Why Mark Zuckerberg's congressional testimony matters to customers - and why it does not

Why Mark Zuckerberg's congressional testimony matters to customers - and why it does not

Over the past couple of days, many of us have been riveted by Mark Zuckerberg testifying in front of a congressional hearing. We have laughed over the genuine naiveté of some of the members of Congress in their true lack of understanding of what Facebook actually is. And I believe that some of us, in spite of the very real concerns about how Facebook allowed Cambridge Analytica to acquire so much data about us, have secretly been rooting for Mark to win this battle. Because maybe, just maybe, we like the new world Facebook has built for us and we acknowledge our part in creating it. But we want to feel safer living in it.

In the early years, we liked the easy opening to share with the world how we were doing in 3rd person. (Marni is.... learning how to ride a bike at the ripe age of 27...Oh my!) We liked that we could now share our lives, even tangentially, with all of our so-called friends. We spent literally hours of our dating life pondering whether or not to change our relationship status - and what it would mean, and to who. We even liked trying to create strategies over who we would "accept" friendships from - and who we absolutely would not under any set of circumstances be willing to reconnect with.

And slowly over time, for many of us, Facebook turned into our real world on top of our virtual world. We would literally not know if something happened (whether it be an event, a birthday, a show - or birth or death) if it wasn't posted on Facebook.

But today, Facebook is paying the price for allowing a company to have taken advantage of us relinquishing our lives on Facebook. Our elections have paid the price of unlawful actors using Facebook - our likes, our fun survey data, our friends, etc - and we're angry, upset and feel violated.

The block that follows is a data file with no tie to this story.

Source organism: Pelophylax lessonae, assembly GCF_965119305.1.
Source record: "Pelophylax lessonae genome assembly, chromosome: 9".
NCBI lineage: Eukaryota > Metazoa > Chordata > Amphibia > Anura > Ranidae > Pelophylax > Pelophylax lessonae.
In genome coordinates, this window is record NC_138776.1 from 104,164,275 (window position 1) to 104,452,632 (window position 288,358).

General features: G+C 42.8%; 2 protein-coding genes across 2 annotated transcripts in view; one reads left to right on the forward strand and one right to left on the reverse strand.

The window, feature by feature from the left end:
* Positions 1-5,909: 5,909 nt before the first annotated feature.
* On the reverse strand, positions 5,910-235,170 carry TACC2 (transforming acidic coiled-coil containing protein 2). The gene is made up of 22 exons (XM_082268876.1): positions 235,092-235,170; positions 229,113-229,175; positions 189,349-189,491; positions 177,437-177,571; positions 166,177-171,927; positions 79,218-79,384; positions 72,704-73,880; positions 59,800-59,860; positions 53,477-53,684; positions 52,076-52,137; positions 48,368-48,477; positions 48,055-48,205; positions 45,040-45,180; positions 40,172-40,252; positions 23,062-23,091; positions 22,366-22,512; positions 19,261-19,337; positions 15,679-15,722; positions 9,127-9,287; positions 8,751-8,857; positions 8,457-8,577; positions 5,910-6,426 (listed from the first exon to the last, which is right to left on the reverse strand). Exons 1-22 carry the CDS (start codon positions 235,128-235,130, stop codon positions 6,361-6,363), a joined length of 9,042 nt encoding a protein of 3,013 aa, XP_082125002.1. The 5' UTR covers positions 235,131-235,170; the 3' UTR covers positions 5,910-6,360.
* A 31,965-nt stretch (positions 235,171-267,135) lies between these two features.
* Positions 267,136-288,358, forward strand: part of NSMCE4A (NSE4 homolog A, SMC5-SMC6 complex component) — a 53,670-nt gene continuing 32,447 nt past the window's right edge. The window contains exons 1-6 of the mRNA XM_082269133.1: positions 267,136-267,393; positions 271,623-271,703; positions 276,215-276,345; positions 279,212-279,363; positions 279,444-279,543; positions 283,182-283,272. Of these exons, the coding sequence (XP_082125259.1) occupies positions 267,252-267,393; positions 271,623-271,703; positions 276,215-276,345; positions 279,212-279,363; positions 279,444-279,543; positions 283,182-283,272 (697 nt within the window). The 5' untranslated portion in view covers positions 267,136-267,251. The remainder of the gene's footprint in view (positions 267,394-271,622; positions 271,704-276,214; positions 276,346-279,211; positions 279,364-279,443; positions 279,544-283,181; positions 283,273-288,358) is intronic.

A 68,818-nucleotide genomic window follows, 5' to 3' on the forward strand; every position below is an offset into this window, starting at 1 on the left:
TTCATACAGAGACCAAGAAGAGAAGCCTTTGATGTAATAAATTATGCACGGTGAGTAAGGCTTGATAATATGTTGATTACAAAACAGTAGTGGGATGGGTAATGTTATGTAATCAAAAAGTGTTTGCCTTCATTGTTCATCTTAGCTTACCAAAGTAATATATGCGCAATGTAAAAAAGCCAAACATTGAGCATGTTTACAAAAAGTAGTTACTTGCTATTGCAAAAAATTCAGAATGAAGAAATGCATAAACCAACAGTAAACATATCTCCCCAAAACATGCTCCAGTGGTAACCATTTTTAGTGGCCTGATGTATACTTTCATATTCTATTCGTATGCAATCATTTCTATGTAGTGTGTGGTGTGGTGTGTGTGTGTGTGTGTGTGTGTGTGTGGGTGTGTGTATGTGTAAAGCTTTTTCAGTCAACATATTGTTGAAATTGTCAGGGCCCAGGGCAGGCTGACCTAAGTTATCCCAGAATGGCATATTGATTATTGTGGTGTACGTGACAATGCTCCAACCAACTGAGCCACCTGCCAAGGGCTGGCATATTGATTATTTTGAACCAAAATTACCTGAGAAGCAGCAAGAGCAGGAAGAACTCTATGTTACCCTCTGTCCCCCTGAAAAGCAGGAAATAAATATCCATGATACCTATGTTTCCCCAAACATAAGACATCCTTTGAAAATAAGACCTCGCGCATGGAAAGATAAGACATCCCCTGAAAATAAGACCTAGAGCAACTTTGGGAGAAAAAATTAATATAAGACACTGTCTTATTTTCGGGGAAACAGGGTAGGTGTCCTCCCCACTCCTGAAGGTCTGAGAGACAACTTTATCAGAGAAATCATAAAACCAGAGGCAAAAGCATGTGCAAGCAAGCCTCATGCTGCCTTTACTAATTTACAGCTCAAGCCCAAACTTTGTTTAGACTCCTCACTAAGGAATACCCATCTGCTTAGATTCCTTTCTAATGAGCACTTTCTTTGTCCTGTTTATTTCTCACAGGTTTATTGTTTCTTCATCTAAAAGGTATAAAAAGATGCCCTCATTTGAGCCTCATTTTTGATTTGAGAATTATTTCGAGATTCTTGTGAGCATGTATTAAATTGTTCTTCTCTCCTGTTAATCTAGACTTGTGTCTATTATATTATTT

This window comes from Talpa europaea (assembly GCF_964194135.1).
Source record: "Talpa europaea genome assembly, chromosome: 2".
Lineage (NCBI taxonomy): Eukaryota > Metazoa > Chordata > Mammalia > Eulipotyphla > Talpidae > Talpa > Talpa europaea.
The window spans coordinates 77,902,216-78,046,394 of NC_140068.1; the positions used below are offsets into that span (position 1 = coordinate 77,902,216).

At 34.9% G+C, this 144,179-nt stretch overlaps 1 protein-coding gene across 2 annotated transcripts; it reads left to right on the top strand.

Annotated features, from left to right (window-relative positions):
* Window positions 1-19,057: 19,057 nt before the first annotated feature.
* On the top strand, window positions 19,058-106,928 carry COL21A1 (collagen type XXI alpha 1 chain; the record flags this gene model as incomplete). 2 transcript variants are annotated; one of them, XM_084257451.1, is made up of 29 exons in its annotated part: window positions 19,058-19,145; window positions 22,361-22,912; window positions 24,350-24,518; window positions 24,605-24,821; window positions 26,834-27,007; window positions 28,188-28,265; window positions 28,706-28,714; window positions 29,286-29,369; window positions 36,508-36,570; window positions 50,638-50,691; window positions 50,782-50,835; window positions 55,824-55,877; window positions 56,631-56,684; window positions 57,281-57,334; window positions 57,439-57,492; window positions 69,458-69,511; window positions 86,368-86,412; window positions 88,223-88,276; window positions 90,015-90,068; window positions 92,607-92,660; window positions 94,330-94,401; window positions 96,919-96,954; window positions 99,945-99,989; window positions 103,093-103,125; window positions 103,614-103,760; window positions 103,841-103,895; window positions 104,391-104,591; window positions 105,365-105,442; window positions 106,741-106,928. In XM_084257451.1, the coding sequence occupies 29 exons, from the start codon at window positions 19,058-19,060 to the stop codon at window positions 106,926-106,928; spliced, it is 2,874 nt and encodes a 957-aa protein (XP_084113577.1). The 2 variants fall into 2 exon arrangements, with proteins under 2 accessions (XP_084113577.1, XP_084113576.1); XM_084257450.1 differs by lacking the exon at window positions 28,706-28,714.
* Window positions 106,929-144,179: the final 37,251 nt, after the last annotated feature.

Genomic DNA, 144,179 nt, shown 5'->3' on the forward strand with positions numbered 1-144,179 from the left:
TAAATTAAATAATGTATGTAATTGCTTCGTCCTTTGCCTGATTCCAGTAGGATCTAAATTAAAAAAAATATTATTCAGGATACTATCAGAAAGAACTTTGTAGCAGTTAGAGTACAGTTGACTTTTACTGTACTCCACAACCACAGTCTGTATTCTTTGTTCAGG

If we take this away from the realm of politics for a second, we feel like maybe we've been manipulated as a consumer. Do we really like the things we like - or do brands have the potential to likewise manipulate us using our data without us knowing? How many of us swear that we have never searched for the things we talk about, only to have it appear in the form of an ad on Facebook when we least expect it?

While I’m not here to argue whether or not this is actually happening, what is important is how we FEEL as customers using platforms like Facebook - who have millions of data points on each of us as we have liked and shared our way through our lives for the past 14 years. How can Facebook make us feel safer using it to communicate with our communities - and how can brands actively and transparently engage with their customers?

As my friend and startup advisor Hillel Fuld said to me this morning - "I would love it if Reese’s knew exactly the right time to approach me with an offer!" - but he would only feel that way if and when he had given permission to Reese's to know that much about him.

So, as some of us chuckle our way through the Zuckerburg hearings, let's face it. What we really want to know, beyond "is he sorry or not" is - How is Facebook going to keep my data safe - and how will Reese's know the perfect time to offer me a free Reese's peanut butter cup?

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